I unclasp my purse and pull out my cigarette case, pluck one out and fasten it between my lips.
            “Do you have a light?” I ask the nerd.
            “You can smoke in here?”
            “Nevermind.  I found one.”  I pull a Bic out of my purse and start the cigarette.
            “Well, I’m glad to have met you.  I’ll come by the proper service later.”
            I turn and he’s already on his feet.  It’s lonelier in here with the daylight.  “You have someplace to be?” I ask.
            He stops on his way out.  “When I found Virginia there was the stale smoke from a snubbed cigarette in the room and I breathed it the whole time I waited for the cops.  Since then cigarette smoke makes me nauseas.”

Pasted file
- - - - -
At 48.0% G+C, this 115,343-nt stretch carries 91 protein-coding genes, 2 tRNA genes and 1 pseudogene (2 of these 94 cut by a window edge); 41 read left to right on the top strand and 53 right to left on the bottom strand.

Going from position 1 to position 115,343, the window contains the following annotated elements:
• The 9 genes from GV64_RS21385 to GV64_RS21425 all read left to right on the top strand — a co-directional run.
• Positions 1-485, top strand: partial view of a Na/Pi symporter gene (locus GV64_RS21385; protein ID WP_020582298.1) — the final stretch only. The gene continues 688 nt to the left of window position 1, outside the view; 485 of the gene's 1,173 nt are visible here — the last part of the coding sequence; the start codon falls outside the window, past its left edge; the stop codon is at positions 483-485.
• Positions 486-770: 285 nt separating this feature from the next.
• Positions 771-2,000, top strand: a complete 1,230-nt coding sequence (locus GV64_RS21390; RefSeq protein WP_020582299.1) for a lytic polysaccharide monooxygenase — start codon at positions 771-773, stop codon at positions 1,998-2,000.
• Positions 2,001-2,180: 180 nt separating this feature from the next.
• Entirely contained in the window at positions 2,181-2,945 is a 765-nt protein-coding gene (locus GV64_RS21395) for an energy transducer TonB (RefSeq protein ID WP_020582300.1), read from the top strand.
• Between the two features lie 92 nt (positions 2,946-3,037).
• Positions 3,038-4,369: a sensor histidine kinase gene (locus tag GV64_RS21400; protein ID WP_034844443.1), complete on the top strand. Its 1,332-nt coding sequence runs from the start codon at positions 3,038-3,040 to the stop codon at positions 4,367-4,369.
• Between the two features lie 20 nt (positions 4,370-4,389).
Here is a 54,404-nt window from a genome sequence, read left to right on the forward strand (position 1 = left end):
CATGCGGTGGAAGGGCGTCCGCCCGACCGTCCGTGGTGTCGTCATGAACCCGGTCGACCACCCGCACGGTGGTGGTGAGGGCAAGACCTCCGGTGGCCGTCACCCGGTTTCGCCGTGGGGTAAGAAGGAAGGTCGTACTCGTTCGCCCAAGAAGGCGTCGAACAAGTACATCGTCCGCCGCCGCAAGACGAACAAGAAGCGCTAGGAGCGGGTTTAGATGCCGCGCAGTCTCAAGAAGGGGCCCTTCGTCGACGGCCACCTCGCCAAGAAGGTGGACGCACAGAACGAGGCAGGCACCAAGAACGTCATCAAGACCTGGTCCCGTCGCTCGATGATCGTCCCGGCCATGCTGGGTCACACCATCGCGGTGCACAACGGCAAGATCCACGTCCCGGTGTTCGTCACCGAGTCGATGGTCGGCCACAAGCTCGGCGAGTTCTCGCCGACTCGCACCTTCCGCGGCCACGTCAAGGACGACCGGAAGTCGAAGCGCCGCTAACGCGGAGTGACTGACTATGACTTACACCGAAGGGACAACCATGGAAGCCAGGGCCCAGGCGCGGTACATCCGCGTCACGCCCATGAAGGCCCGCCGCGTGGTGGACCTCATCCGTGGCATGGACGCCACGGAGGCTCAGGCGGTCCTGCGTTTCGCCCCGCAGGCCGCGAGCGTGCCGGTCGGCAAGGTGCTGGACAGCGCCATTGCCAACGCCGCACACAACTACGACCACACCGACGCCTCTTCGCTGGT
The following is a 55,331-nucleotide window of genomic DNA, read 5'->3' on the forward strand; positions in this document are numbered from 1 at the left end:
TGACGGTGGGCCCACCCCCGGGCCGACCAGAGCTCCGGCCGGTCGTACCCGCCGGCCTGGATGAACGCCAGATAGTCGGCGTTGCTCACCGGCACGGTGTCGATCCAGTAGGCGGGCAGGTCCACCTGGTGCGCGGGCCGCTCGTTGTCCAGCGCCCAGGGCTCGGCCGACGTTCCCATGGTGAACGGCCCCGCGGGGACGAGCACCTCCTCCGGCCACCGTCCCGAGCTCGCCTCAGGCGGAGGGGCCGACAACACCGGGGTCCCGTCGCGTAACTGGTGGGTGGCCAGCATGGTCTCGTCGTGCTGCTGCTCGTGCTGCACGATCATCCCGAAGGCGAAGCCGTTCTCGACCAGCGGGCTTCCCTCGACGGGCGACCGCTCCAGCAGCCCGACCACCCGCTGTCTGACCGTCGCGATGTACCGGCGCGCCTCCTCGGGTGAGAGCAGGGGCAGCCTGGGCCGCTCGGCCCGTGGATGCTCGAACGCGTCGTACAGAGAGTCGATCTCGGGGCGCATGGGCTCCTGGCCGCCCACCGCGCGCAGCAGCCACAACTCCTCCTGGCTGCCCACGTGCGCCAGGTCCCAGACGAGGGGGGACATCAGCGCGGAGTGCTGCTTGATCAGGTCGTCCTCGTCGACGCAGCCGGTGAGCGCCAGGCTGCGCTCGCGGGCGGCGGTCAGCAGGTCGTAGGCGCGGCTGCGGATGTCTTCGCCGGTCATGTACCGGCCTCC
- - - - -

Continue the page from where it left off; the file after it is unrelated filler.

“She smoked?”
            “She smoked?  Ginny smoked?”
            “Well, there was smoke in the studio when I got there.”
            Then that’s one thing I know, one thing I can see inside that pink petite body of hers, a pair of blackened lungs just like mine.
            “It was the same brand, actually,” he says and backs away from the smoke I’m exhaling.
            The stairs creak and suddenly Clyde’s peaking in, wearing his robe, his eyes blinking from early morning re-orientation to the world.
            “Claire,” he says, “I’m sorry but could you please smoke that outside?  It’s a public space.  We can get fined for that.”
            I look back at Ginny, Ginny the pretty, Ginny the young, Ginny the sad, Ginny the happy, Ginny the faker, Ginny the smoker, Ginny the so-many-things.
            “Why don’t you come outside with me?”  Andrew says.
            I let Ginny’s hand go for the first time in six hours.  My knees pop when I stand up.
            Andrew goes out the door around Clyde.  As I pass Clyde I grumble, “Sorry,” and take another drag.
            We walk up the stairs and toward the up-angled golden sunlight coming in through the front door.